How can education leaders take traditional work activities done in schools and use them to build or transform a school environment? The truth is that the shared values, behaviors, and “the way we do things around here” guide people within organizations, including schools. Building or transforming a school environment is tricky; honestly, it takes time and effort. (Shafer, 2018) It is communicated and reinforced through various methods, ultimately shaping family, staff, and teacher perceptions, behaviors, and understanding.
Characteristics of a Strong School Environment
One thing is clear: a robust and positive school environment is a powerful attractor. In a recent study, nearly half of the employees surveyed said they would leave their current jobs for a lower-paying one with a better culture (AP, 2019). So, how can you develop and nurture the organizational structure you want within your school? It starts by being clear about the values, expectations, and practices that guide and inform the actions of all team members. Those are best communicated through daily activities that align with a school’s mission and vision and are implemented through strong relationships at all levels.
A strong school environment is characterized by relationships. Strong relationships breed collaboration, loyalty, resilience, and growth. As each member of the school environment is nurtured, they become strong, more intertwined, and healthier. Like the tallest trees, the roots they form link with one another and support them. To ensure that every member of the school community grows and thrives, there must be an emphasis on creating an environmental structure to build strong and lasting relationships.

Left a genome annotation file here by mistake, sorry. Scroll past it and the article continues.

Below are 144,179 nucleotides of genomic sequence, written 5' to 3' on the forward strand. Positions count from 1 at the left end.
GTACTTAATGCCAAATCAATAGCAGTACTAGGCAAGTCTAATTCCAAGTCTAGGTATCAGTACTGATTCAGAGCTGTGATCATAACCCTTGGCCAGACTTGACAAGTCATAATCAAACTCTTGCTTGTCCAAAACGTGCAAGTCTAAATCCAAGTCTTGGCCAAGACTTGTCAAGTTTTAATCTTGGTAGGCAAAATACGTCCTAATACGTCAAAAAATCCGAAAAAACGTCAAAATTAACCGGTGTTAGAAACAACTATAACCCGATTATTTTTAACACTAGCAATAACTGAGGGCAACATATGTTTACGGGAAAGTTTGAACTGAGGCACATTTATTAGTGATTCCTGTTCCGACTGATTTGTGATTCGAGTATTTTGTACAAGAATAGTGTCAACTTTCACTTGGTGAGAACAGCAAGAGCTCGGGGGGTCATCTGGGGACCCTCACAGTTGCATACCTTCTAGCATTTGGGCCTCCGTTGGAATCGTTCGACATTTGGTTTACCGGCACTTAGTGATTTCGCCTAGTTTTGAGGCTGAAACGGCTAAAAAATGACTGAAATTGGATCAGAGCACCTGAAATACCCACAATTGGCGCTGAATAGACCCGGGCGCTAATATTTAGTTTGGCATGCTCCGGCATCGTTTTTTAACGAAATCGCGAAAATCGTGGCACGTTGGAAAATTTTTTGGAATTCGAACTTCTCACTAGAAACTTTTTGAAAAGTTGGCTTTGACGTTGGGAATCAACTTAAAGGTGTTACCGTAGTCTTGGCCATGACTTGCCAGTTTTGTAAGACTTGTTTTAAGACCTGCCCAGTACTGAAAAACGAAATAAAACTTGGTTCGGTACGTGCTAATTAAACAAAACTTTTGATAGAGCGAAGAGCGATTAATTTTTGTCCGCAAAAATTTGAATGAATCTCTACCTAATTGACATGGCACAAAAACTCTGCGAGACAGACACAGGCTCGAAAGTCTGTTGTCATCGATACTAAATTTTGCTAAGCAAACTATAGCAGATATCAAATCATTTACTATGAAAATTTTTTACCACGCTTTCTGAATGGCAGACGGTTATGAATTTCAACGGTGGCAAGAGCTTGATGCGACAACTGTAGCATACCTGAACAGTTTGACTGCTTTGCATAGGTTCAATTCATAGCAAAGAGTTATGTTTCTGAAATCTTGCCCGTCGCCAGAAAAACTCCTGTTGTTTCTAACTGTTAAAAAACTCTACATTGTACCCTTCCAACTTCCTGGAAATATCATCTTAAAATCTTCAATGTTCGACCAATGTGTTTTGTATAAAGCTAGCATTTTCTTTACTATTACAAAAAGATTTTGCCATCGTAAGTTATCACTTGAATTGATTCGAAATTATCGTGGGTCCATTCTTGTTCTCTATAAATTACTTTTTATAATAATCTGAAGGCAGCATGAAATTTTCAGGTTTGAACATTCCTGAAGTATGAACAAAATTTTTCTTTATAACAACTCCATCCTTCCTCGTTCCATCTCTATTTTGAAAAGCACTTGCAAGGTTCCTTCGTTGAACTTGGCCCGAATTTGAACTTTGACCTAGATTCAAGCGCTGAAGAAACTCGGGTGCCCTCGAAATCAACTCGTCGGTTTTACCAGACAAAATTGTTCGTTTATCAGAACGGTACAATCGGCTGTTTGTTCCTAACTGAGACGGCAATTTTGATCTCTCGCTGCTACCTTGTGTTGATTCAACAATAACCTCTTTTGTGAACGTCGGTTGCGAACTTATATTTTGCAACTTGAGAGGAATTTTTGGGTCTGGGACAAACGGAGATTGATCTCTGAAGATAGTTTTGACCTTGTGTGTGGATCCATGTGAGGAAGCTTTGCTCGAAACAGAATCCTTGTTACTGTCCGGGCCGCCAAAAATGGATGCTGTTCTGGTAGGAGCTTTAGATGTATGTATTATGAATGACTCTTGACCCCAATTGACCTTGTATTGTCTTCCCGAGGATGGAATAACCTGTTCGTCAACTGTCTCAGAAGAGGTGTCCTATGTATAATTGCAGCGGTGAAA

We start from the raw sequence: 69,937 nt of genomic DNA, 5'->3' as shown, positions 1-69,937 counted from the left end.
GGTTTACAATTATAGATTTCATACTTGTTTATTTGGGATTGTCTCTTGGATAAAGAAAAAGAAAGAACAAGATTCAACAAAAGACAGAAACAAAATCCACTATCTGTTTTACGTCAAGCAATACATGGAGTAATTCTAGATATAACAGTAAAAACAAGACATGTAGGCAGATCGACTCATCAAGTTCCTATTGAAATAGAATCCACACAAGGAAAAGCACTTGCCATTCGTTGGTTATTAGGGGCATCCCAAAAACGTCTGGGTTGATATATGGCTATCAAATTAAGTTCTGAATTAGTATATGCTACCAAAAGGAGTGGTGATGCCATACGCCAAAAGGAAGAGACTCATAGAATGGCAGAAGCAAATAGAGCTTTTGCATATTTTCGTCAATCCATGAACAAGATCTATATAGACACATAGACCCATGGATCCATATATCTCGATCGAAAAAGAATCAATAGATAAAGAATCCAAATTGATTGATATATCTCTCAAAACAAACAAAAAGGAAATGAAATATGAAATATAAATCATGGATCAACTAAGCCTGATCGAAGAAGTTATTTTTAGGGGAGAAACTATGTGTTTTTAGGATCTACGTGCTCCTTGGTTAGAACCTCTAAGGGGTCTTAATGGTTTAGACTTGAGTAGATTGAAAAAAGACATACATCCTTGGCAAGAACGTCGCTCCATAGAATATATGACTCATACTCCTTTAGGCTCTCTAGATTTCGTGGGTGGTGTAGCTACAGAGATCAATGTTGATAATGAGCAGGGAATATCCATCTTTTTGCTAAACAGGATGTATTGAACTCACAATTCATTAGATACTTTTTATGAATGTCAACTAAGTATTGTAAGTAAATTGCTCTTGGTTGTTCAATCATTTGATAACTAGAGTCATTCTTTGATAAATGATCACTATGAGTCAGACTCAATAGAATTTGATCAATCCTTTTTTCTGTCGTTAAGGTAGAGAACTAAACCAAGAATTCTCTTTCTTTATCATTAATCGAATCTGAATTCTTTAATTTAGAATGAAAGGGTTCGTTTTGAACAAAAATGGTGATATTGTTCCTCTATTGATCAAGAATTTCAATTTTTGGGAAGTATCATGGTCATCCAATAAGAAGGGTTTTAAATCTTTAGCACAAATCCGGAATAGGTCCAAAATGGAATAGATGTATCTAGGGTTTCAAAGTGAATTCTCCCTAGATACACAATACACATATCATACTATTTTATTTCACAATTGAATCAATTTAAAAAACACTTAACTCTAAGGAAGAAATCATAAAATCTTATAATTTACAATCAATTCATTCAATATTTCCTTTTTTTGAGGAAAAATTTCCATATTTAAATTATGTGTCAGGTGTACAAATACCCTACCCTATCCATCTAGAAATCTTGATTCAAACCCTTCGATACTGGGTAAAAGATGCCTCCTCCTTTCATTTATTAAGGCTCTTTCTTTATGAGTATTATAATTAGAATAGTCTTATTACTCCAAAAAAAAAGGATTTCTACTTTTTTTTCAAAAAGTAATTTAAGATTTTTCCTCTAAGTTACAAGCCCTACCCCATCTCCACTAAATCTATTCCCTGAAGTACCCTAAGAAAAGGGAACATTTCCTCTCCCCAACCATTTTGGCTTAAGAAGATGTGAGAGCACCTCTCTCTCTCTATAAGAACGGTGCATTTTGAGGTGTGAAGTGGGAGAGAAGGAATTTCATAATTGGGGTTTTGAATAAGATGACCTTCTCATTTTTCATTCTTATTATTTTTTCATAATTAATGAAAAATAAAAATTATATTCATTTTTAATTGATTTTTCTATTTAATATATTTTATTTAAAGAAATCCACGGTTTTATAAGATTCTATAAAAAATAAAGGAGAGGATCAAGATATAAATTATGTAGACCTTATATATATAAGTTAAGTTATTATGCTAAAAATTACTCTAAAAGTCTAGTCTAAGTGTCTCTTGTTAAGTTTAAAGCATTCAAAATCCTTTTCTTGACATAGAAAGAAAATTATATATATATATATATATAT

Relationships between the district and the school. After National and state policies work their way down to districts, it becomes the responsibility of individual district leaders to interpret and implement the guidance they receive from state and federal governments. The relationship between schools and the district greatly influences how easily these policies are implemented at the school level. District administrators who consider the demands placed on school-level administrators and teachers, as well as those who seek school input in district decisions, demonstrate their respect and concern for those working at the school level. When school leaders have positive relationships and believe that their concerns, experiences, and ideas are valued, then the implementation of policies becomes more consistent, and there is greater buy-in at the school level,